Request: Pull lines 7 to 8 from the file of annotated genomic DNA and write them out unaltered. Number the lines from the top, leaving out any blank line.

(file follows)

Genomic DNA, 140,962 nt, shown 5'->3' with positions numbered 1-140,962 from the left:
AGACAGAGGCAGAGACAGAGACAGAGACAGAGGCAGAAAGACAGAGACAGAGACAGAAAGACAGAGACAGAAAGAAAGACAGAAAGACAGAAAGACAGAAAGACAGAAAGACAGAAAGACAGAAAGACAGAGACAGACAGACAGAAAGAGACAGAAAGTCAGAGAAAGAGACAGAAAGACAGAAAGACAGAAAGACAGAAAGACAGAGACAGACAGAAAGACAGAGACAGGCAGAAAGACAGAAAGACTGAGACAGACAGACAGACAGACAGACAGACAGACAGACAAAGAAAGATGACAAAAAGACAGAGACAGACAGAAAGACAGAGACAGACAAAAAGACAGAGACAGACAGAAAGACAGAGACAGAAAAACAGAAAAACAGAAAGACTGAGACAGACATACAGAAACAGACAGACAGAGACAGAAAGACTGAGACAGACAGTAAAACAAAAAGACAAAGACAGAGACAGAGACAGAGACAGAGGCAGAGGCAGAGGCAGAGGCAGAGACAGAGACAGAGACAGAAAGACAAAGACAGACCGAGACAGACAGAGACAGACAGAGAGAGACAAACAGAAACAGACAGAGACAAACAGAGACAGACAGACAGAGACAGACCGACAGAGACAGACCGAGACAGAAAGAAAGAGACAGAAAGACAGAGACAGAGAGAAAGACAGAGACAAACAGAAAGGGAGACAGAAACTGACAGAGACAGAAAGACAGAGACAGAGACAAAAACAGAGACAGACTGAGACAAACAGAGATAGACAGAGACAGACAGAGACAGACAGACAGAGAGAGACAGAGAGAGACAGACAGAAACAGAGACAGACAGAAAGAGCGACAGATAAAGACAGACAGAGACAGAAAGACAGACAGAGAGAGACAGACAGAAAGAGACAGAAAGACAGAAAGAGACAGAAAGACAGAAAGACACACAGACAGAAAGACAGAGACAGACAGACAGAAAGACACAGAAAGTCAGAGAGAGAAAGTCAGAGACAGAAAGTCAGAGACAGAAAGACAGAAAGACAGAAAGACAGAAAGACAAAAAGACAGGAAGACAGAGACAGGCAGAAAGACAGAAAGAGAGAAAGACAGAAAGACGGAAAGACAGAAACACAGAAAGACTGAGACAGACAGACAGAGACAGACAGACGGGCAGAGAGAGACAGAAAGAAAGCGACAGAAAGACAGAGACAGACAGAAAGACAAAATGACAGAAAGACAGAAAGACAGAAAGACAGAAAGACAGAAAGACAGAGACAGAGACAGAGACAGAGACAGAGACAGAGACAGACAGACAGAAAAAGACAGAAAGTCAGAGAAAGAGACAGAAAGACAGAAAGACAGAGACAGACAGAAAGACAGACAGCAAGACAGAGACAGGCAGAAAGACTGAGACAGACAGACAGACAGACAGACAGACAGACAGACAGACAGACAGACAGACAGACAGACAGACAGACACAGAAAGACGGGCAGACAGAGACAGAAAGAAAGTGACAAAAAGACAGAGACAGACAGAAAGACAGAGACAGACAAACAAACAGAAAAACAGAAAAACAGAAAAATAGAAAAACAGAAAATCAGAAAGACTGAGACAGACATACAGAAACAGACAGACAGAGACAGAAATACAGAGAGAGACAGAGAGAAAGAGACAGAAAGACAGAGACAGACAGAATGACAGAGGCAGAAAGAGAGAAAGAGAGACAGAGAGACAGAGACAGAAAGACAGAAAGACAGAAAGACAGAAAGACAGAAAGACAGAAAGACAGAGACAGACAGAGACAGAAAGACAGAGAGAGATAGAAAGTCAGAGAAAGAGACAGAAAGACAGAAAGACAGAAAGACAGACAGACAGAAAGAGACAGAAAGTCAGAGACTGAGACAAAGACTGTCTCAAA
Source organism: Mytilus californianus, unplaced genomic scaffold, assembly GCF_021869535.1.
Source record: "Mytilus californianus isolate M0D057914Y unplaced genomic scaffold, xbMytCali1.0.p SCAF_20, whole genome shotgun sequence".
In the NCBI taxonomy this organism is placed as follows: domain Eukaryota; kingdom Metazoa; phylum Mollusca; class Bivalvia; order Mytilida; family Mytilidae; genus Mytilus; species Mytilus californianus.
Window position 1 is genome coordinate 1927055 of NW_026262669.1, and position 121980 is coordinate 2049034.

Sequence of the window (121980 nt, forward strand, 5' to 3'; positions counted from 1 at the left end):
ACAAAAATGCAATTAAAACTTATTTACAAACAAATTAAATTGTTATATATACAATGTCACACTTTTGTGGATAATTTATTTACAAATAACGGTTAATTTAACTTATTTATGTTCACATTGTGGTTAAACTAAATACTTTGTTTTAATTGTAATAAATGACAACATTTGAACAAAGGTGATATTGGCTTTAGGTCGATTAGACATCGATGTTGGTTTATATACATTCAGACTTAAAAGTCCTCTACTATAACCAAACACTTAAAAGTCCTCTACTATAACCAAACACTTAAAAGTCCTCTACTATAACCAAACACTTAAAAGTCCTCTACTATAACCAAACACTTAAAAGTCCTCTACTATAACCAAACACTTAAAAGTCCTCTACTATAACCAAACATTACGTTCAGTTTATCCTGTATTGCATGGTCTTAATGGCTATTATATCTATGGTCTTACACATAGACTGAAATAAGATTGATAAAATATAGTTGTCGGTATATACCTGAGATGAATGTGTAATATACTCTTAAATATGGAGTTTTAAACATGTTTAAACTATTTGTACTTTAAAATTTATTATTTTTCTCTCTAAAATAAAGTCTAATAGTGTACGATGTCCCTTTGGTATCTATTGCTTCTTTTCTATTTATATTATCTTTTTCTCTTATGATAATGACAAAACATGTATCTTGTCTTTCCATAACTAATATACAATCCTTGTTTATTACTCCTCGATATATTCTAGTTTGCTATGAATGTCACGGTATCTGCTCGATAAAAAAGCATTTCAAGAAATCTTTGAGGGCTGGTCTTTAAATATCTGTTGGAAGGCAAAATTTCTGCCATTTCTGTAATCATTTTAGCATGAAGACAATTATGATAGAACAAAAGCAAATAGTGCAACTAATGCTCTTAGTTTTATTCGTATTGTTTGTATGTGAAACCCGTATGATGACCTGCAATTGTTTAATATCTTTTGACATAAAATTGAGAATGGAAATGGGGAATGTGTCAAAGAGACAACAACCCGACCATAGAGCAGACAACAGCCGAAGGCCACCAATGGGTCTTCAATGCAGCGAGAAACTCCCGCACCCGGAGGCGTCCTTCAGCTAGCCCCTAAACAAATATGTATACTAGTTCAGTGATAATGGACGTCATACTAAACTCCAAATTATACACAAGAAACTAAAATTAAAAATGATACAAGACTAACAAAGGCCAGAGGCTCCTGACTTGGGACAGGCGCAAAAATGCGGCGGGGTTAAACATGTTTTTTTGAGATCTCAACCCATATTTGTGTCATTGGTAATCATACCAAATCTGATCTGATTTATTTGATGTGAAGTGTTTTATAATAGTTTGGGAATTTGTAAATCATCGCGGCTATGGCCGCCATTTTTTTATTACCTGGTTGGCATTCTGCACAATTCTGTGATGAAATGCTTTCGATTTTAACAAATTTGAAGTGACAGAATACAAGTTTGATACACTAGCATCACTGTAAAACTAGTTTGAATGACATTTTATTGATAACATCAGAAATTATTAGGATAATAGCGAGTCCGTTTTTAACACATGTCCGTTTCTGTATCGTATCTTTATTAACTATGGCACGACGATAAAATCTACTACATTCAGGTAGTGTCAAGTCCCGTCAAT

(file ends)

Sequence of the window (121980 nt, forward strand, 5' to 3'; positions counted from 1 at the left end):
ACAAAAATGCAATTAAAACTTATTTACAAACAAATTAAATTGTTATATATACAATGTCACACTTTTGTGGATAATTTATTTACAAATAACGGTTAATTTAACTTATTTATGTTCACATTGTGGTTAAACTAAATACTTTGTTTTAATTGTAATAAATGACAACATTTGAACAAAGGTGATATTGGCTTTAGGTCGATTAGACATCGATGTTGGTTTATATACATTCAGACTTAAAAGTCCTCTACTATAACCAAACACTTAAAAGTCCTCTACTATAACCAAACACTTAAAAGTCCTCTACTATAACCAAACACTTAAAAGTCCTCTACTATAACCAAACACTTAAAAGTCCTCTACTATAACCAAACACTTAAAAGTCCTCTACTATAACCAAACATTACGTTCAGTTTATCCTGTATTGCATGGTCTTAATGGCTATTATATCTATGGTCTTACACATAGACTGAAATAAGATTGATAAAATATAGTTGTCGGTATATACCTGAGATGAATGTGTAATATACTCTTAAATATGGAGTTTTAAACATGTTTAAACTATTTGTACTTTAAAATTTATTATTTTTCTCTCTAAAATAAAGTCTAATAGTGTACGATGTCCCTTTGGTATCTATTGCTTCTTTTCTATTTATATTATCTTTTTCTCTTATGATAATGACAAAACATGTATCTTGTCTTTCCATAACTAATATACAATCCTTGTTTATTACTCCTCGATATATTCTAGTTTGCTATGAATGTCACGGTATCTGCTCGATAAAAAAGCATTTCAAGAAATCTTTGAGGGCTGGTCTTTAAATATCTGTTGGAAGGCAAAATTTCTGCCATTTCTGTAATCATTTTAGCATGAAGACAATTATGATAGAACAAAAGCAAATAGTGCAACTAATGCTCTTAGTTTTATTCGTATTGTTTGTATGTGAAACCCGTATGATGACCTGCAATTGTTTAATATCTTTTGACATAAAATTGAGAATGGAAATGGGGAATGTGTCAAAGAGACAACAACCCGACCATAGAGCAGACAACAGCCGAAGGCCACCAATGGGTCTTCAATGCAGCGAGAAACTCCCGCACCCGGAGGCGTCCTTCAGCTAGCCCCTAAACAAATATGTATACTAGTTCAGTGATAATGGACGTCATACTAAACTCCAAATTATACACAAGAAACTAAAATTAAAAATGATACAAGACTAACAAAGGCCAGAGGCTCCTGACTTGGGACAGGCGCAAAAATGCGGCGGGGTTAAACATGTTTTTTTGAGATCTCAACCCATATTTGTGTCATTGGTAATCATACCAAATCTGATCTGATTTATTTGATGTGAAGTGTTTTATAATAGTTTGGGAATTTGTAAATCATCGCGGCTATGGCCGCCATTTTTTTATTACCTGGTTGGCATTCTGCACAATTCTGTGATGAAATGCTTTCGATTTTAACAAATTTGAAGTGACAGAATACAAGTTTGATACACTAGCATCACTGTAAAACTAGTTTGAATGACATTTTATTGATAACATCAGAAATTATTAGGATAATAGCGAGTCCGTTTTTAACACATGTCCGTTTCTGTATCGTATCTTTATTAACTATGGCACGACGATAAAATCTACTACATTCAGGTAGTGTCAAGTCCCGTCAAT